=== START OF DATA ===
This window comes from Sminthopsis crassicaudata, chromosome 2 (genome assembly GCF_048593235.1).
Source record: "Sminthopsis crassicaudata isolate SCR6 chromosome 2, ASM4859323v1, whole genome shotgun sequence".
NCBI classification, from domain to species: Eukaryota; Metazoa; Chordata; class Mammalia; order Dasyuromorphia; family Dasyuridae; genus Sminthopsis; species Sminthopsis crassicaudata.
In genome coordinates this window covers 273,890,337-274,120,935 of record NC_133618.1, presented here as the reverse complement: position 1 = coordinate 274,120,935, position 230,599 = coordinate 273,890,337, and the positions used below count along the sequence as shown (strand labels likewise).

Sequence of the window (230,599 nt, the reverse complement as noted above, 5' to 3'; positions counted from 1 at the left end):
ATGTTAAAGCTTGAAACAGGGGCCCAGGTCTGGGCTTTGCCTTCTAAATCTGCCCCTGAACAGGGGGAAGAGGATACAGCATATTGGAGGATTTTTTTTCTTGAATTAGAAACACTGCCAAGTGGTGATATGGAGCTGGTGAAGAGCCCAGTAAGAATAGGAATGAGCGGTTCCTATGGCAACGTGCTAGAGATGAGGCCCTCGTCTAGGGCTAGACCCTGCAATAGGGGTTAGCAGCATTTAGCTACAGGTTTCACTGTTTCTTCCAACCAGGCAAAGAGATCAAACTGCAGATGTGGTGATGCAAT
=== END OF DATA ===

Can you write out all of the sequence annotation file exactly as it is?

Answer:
This window comes from Sminthopsis crassicaudata, chromosome 2 (genome assembly GCF_048593235.1).
Source record: "Sminthopsis crassicaudata isolate SCR6 chromosome 2, ASM4859323v1, whole genome shotgun sequence".
NCBI classification, from domain to species: Eukaryota; Metazoa; Chordata; class Mammalia; order Dasyuromorphia; family Dasyuridae; genus Sminthopsis; species Sminthopsis crassicaudata.
In genome coordinates this window covers 273,890,337-274,120,935 of record NC_133618.1, presented here as the reverse complement: position 1 = coordinate 274,120,935, position 230,599 = coordinate 273,890,337, and the positions used below count along the sequence as shown (strand labels likewise).

Sequence of the window (230,599 nt, the reverse complement as noted above, 5' to 3'; positions counted from 1 at the left end):
ATGTTAAAGCTTGAAACAGGGGCCCAGGTCTGGGCTTTGCCTTCTAAATCTGCCCCTGAACAGGGGGAAGAGGATACAGCATATTGGAGGATTTTTTTTCTTGAATTAGAAACACTGCCAAGTGGTGATATGGAGCTGGTGAAGAGCCCAGTAAGAATAGGAATGAGCGGTTCCTATGGCAACGTGCTAGAGATGAGGCCCTCGTCTAGGGCTAGACCCTGCAATAGGGGTTAGCAGCATTTAGCTACAGGTTTCACTGTTTCTTCCAACCAGGCAAAGAGATCAAACTGCAGATGTGGTGATGCAAT